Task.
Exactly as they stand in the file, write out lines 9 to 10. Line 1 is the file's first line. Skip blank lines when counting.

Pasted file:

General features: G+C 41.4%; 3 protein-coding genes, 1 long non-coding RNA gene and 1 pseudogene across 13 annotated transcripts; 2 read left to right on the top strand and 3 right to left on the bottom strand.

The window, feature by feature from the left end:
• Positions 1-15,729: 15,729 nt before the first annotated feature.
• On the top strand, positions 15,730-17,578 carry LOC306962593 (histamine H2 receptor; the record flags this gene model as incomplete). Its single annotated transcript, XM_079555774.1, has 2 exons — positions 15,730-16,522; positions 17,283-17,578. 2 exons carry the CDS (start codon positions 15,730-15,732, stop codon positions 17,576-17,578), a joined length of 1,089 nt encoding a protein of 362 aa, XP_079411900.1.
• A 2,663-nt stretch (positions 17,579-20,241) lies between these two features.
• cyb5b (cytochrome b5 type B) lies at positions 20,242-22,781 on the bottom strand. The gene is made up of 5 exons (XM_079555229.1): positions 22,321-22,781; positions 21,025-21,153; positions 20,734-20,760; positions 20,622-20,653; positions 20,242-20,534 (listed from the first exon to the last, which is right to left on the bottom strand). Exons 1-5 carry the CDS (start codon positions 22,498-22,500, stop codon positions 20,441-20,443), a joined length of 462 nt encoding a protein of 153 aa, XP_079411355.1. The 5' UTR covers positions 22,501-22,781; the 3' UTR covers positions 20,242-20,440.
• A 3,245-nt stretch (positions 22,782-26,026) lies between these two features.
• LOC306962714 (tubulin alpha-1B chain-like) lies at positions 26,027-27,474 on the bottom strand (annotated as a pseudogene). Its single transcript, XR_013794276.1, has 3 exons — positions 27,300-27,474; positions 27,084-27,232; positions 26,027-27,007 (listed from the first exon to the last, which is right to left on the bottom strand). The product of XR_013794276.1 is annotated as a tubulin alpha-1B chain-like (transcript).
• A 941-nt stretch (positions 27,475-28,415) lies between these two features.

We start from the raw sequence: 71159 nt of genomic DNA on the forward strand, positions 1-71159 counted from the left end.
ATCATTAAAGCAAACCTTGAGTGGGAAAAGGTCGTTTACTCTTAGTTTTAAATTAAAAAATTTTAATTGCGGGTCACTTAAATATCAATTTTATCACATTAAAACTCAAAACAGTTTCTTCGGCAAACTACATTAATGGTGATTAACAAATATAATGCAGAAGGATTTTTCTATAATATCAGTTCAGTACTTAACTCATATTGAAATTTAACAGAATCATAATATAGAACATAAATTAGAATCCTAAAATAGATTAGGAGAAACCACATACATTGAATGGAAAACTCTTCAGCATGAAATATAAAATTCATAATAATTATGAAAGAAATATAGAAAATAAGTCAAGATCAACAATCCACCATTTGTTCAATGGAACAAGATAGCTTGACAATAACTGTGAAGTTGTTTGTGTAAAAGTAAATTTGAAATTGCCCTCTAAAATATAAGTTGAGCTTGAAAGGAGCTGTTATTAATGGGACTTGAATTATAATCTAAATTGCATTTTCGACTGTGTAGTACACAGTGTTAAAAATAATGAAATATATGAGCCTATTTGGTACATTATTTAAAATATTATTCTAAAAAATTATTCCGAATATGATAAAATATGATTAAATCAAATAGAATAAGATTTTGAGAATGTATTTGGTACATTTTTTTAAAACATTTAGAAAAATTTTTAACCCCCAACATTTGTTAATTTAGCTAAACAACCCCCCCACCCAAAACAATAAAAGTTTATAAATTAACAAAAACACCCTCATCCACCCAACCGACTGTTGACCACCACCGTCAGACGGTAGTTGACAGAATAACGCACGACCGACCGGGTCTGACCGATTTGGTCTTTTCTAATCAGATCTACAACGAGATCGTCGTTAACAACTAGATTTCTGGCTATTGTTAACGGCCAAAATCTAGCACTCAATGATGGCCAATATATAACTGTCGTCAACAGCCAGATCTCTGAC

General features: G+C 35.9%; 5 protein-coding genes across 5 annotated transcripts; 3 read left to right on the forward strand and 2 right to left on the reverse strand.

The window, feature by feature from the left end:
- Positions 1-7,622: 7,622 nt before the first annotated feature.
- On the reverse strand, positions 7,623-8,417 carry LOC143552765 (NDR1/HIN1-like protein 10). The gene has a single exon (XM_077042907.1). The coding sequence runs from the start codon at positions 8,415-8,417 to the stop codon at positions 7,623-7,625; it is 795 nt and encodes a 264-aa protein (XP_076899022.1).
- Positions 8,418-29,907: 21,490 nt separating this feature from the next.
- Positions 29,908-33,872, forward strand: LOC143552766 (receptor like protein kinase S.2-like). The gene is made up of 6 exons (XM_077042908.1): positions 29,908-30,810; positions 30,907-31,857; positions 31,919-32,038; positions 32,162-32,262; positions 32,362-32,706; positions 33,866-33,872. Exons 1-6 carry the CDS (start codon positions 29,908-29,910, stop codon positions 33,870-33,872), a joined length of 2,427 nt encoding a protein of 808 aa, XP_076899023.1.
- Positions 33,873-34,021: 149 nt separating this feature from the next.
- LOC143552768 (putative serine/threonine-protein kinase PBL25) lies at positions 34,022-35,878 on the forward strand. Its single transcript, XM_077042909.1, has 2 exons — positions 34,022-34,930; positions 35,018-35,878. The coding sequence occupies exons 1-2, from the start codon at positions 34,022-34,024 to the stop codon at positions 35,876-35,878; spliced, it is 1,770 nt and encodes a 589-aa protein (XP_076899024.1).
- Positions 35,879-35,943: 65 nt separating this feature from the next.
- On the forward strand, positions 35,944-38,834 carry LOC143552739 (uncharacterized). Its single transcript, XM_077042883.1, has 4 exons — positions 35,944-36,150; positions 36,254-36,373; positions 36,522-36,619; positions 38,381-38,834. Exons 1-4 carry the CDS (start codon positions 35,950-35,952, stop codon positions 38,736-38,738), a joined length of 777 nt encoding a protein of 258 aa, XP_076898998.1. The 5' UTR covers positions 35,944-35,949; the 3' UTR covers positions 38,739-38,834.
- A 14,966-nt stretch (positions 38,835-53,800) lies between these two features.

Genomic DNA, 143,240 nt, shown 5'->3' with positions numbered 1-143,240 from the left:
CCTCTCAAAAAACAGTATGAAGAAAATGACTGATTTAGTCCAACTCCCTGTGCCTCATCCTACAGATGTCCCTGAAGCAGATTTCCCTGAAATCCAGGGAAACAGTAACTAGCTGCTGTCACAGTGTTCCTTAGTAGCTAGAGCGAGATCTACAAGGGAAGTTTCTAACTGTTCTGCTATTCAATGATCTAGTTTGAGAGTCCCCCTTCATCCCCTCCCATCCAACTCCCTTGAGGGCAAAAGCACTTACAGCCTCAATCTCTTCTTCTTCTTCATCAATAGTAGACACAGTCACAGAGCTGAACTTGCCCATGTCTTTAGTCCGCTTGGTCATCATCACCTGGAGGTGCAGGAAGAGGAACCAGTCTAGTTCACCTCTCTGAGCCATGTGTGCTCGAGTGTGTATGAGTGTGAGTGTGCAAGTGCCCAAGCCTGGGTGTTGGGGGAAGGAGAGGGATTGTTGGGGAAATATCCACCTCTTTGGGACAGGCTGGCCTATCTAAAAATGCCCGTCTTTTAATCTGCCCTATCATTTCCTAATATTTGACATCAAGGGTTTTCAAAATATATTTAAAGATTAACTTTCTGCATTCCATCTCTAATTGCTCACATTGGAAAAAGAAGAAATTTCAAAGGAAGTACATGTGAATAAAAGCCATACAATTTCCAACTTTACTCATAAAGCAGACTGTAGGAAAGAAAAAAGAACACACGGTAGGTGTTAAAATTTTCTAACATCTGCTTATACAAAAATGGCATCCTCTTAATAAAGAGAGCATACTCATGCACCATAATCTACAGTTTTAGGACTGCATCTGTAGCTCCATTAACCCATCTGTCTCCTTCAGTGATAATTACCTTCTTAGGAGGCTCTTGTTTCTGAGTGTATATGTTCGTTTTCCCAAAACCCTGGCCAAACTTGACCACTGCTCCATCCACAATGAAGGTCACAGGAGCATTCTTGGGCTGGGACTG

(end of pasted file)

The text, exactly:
• A 941-nt stretch (positions 27,475-28,415) lies between these two features.

We start from the raw sequence: 71159 nt of genomic DNA on the forward strand, positions 1-71159 counted from the left end.